New exhibition to highlight plight of disappearing wildlife

Empty Nests by Jo Sweeting

Empty Nests by Jo Sweeting - Credit: Douglas Atfield

A new exhibition in Suffolk will highlight of the precarious plight of some of the UK’s wildlife and habitats.  

‘On a Knife Edge’ at the Lettering Arts Trust will see 28 pieces by artists depicting endangered animals, plants and habitats.  

The exhibition features stone carving, calligraphy, etching and woodcarving pieces that highlight the need to protect the environment.  

Among the pieces on show are Empty Nests by Jo Sweeting which highlights disappearing bird life.

“On the ‘Red List’ we see, sparrows, swallows, thrushes, starlings, curlews, hawfinch to name but a few," said Ms Sweeting. 

"Their names acting as an incantation. I have carved the ‘Empty Nests’ as a celebration of our birds. I hope they will not be needed as memorials.”

Fratercula Arctica’ or Atlantic or Common Puffin by Bernard Johnson

Fratercula Arctica’ or Atlantic or Common Puffin by Bernard Johnson - Credit: Douglas Atfield

Lynne Alexander, the curator for “On A Knife Edge” said: "The Lettering Arts Trust is presenting the On A Knife Edge exhibition as a ‘call to action’ using art as the vehicle to bring it home to visitors and the wider population that it’s not too late to change our habits and live in synergy with nature, whilst helping to highlight the devastating consequences of doing nothing.”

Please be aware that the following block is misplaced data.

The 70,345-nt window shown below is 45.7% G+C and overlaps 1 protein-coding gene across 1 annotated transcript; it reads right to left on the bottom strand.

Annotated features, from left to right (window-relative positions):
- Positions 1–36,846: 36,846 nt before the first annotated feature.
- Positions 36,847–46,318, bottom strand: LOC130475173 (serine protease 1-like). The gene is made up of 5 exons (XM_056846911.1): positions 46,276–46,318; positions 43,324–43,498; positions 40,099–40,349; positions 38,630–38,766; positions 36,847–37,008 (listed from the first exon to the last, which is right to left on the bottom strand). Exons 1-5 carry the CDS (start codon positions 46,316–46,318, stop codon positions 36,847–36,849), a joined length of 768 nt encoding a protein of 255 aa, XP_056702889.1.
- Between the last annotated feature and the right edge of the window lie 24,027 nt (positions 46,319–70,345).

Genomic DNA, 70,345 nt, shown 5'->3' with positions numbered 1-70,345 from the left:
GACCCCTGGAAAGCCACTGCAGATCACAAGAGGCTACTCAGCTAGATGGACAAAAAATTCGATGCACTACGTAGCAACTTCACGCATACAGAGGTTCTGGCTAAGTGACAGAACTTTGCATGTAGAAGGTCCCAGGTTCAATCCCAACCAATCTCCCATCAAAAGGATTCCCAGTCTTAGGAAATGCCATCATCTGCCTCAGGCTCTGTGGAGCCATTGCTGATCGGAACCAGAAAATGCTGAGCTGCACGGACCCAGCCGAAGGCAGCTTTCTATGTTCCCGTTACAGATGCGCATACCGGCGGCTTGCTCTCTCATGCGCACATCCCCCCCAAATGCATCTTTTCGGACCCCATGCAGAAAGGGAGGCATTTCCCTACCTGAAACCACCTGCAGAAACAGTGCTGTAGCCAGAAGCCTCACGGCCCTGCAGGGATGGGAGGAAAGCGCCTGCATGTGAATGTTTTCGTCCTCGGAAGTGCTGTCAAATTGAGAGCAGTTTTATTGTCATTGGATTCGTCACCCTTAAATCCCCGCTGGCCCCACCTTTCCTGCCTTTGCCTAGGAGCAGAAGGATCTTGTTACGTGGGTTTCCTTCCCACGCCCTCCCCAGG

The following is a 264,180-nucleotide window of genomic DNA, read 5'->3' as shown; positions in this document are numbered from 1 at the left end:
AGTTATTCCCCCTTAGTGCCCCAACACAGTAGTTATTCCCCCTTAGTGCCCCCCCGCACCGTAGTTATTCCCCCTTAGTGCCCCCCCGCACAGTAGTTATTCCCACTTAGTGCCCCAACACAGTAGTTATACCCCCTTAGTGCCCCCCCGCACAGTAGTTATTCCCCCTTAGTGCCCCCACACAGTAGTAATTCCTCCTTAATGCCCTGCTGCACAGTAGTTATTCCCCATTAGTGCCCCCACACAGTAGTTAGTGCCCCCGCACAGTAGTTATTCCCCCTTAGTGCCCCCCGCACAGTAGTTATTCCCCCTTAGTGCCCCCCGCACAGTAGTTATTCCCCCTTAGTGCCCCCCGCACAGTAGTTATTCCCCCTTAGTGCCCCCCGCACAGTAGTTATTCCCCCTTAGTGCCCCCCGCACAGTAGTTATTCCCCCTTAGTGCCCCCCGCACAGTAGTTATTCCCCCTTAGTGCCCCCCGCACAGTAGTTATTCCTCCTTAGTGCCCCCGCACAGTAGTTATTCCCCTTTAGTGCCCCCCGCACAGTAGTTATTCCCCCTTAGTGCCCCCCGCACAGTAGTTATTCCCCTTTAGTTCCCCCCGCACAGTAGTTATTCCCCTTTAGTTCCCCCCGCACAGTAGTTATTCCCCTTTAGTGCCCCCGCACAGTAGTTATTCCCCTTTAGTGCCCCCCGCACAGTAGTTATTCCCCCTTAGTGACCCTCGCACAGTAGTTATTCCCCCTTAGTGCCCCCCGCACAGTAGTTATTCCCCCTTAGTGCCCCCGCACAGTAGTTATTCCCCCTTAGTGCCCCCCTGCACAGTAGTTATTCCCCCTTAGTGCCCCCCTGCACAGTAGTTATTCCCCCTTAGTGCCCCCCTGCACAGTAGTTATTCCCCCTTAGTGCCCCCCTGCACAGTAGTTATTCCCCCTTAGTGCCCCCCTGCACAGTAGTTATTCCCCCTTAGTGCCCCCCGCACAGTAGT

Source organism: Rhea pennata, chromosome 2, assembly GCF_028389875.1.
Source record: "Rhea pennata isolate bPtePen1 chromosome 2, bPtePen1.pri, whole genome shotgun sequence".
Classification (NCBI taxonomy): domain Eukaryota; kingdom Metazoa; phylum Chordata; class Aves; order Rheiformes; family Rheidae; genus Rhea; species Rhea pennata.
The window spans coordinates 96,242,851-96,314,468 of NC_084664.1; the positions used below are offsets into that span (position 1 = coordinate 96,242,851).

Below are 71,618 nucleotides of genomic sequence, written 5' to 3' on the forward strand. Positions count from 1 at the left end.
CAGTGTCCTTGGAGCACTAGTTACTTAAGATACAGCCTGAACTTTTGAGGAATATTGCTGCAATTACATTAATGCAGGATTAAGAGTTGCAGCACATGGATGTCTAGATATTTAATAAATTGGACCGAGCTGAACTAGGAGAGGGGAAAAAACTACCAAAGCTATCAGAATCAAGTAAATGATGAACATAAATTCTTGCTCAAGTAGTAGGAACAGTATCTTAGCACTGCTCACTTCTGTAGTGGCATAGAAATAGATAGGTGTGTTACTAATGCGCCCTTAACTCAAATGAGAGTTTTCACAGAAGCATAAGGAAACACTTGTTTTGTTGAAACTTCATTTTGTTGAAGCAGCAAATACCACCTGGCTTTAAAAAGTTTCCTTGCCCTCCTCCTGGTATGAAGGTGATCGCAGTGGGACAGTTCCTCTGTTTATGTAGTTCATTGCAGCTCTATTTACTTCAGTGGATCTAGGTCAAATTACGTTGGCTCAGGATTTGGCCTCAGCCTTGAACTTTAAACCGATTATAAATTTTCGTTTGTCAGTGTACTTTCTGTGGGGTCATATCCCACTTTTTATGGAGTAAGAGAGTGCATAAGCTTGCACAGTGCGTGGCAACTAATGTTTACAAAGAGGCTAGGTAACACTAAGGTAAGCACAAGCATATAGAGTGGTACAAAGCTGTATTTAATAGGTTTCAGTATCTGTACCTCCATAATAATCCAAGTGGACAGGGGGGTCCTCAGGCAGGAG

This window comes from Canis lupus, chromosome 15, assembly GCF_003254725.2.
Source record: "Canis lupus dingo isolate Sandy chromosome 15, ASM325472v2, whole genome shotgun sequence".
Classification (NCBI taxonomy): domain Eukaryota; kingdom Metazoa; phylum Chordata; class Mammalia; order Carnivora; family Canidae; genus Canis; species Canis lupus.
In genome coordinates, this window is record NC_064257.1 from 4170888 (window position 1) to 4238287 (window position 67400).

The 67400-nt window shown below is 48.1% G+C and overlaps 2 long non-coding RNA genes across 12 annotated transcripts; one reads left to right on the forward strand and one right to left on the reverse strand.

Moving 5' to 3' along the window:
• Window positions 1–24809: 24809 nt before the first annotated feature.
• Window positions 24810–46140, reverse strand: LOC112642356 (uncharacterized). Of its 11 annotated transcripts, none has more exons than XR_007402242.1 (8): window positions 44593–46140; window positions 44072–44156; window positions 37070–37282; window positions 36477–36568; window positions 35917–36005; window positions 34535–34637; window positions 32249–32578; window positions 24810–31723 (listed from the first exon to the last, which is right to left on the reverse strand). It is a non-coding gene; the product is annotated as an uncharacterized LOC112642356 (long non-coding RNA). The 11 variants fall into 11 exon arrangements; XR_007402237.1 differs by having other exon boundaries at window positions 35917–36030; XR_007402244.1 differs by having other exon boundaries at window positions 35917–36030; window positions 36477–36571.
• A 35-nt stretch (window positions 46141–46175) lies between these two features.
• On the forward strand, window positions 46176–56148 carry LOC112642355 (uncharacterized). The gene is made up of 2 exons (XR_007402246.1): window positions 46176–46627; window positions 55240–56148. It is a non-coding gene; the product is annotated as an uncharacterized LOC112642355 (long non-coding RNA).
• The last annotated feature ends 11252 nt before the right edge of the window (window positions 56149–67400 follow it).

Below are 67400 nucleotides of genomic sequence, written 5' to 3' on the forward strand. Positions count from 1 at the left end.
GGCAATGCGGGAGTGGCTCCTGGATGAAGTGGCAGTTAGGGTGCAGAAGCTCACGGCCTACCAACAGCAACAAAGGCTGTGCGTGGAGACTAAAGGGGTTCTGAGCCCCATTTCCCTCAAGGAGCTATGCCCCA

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“I am delighted East Suffolk is able to support this exhibition which highlights important concerns in our natural world," said James Mallinder, cabinet member for the environment at East Suffolk Council. 

Pink Sea Fan Coral by Harry Brockway 

Pink Sea Fan Coral by Harry Brockway - Credit: Douglas Atfield

"It is clear inaction is no longer an option and we must make sure we start to be proactive in supporting and champion our varied biodiversity.

"Reaching back into our history to our varied lettering skills provides a strong narrative to illustrate our threatened wildlife. I hope very much this exhibition will provide a catalyst to start that conversation to a change in better environment behaviour.”

The exhibition continues until November.